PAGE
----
- Retired Army Colonel to Challenge Stefanik
- Top Races to Watch in 2016: The Southwest
- Top Races to Watch in 2016: Mid-Atlantic States
- Top Congressional Races in 2016: The West
- Murphy to Announce He'll Seek Rematch With Blum (Updated)
Rep. Tom Price (Ga.), chairman of the House Republican Policy Committee, told Roll Call that Issa has done an “incredible job” on the Fast and Furious investigation and said he trusts Issa’s judgment on the contempt resolution.
“If he believes that contempt is in order, then I have great confidence that that is the case,” Price said.
Rep. Jim Jordan (Ohio), chairman of the Republican Study Committee, said, “My belief is, if in fact the Justice Department is not doing what they’re supposed to do — not treating a separate and equal branch of the government the way they should — then we should proceed with the contempt resolution.”
In the Fast and Furious operation, agents from the Bureau of Alcohol, Tobacco, Firearms and Explosives allowed assault rifles and other high-powered weapons to “walk,” which meant ending surveillance on weapons suspected to be en route to Mexican drug cartels. The operation involved undercover sales of weapons as a way to track illegal gun running, but the ATF has been roundly criticized for having inadequate protocols for tracking the guns after they were sold.
Dennis Burke, the U.S. attorney who oversaw the case, resigned last summer, and several ATF agents have been reassigned.
But Issa and Senate Judiciary ranking member Chuck Grassley (R-Iowa), who is also spearheading a probe, say they are still trying to determine who ultimately authorized the operation.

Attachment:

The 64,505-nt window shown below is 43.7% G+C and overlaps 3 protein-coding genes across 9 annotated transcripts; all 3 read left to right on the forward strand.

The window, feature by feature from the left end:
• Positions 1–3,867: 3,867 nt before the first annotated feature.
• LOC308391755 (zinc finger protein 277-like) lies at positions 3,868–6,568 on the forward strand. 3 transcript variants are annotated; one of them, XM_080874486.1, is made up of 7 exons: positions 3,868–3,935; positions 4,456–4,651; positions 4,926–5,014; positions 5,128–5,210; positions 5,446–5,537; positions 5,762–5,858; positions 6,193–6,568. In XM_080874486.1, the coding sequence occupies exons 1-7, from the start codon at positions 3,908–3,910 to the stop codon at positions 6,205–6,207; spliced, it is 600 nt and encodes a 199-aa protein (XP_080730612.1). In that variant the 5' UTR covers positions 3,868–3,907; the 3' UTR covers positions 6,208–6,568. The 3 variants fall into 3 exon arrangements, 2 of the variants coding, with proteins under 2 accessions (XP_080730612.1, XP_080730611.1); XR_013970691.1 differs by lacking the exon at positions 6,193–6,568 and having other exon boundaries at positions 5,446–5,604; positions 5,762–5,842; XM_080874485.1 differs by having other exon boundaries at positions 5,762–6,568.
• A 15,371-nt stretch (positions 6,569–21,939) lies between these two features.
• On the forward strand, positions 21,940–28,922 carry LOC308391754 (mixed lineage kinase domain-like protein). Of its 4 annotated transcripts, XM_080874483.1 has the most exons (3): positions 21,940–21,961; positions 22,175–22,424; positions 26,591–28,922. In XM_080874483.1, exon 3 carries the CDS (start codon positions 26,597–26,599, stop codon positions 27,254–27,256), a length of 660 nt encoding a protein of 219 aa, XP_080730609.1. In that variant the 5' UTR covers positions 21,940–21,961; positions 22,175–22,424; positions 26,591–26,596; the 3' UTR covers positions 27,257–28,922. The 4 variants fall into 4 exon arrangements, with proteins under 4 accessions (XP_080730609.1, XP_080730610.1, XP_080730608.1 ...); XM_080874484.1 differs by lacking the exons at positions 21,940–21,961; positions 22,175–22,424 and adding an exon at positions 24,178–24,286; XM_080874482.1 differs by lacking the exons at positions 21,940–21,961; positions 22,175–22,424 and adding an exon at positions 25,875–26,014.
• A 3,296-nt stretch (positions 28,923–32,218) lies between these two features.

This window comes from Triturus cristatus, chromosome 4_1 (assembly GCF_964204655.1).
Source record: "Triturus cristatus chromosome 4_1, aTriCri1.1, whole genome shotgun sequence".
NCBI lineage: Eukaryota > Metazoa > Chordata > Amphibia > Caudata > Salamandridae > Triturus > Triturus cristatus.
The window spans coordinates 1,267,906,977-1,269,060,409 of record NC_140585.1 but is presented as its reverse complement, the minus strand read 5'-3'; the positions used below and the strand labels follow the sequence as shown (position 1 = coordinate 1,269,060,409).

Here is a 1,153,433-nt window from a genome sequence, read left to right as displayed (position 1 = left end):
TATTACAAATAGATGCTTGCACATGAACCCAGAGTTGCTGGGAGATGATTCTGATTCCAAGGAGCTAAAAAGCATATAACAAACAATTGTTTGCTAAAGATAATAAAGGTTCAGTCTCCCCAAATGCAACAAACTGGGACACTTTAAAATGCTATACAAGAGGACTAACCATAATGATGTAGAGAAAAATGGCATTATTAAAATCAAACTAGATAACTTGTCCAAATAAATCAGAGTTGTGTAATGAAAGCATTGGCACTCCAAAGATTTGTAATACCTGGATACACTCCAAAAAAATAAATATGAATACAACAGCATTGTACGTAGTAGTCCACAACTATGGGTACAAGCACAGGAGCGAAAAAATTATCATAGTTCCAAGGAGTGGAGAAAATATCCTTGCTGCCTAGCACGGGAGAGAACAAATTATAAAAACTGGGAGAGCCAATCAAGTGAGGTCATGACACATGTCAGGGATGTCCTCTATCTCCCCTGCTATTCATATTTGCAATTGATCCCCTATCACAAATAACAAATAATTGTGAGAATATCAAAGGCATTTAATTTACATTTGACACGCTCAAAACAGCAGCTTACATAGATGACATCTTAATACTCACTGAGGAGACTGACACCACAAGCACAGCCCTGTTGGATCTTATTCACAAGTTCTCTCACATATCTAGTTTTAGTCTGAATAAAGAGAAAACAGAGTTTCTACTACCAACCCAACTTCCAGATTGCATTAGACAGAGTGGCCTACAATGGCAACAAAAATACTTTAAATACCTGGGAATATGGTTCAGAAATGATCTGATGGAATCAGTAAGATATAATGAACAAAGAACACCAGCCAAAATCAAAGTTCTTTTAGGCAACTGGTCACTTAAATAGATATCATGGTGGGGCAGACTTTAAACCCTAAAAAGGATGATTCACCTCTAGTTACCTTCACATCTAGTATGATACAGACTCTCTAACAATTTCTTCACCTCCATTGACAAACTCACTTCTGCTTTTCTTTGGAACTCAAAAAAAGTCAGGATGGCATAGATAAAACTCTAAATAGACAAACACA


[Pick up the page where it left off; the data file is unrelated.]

Almost a year ago, a group of 31 House Democrats wrote to President Barack Obama requesting that the Justice Department cooperate more fully with the Fast and Furious investigation.
Issa has moved to garner support for the contempt resolution from those Democrats as well.
But in interviews, two lawmakers from the group said they’re not ready to hold Holder in contempt.
“I’m for the documents being produced, yes. I’m not ready to go as far as contempt yet, no. Not yet,” Rep. Nick Rahall (D-W.Va.) said.
“There’s Congressional oversight and then there’s politics. Too much of what’s going on this year has a lot more, in my opinion, to do with the elections than trying to provide proper transparency and oversight,” said Rep. Jim Costa (D-Calif.), who urged Issa and Holder to “sit down and work it out.”
The threat of contempt could also work as leverage in negotiations with the Justice Department over document production. A Justice official confirmed that Issa and the department had engaged in discussions since the California Republican released the draft contempt resolution but declined to go into specifics.
In its public response to Issa’s push for the contempt resolution, Justice Department officials have said Holder is complying with the subpoena and continuing to produce documents.
“The Department strongly disputes the contention that we have failed to cooperate,” Deputy Attorney General James Cole said in a May 3 letter. Cole suggested the two parties negotiate a solution.
Republicans bristle at the response, saying the current documents produced are drops of water in a bathtub. Issa has said the Justice Department has not released any documents in 12 of 22 categories of documents demanded by his committee.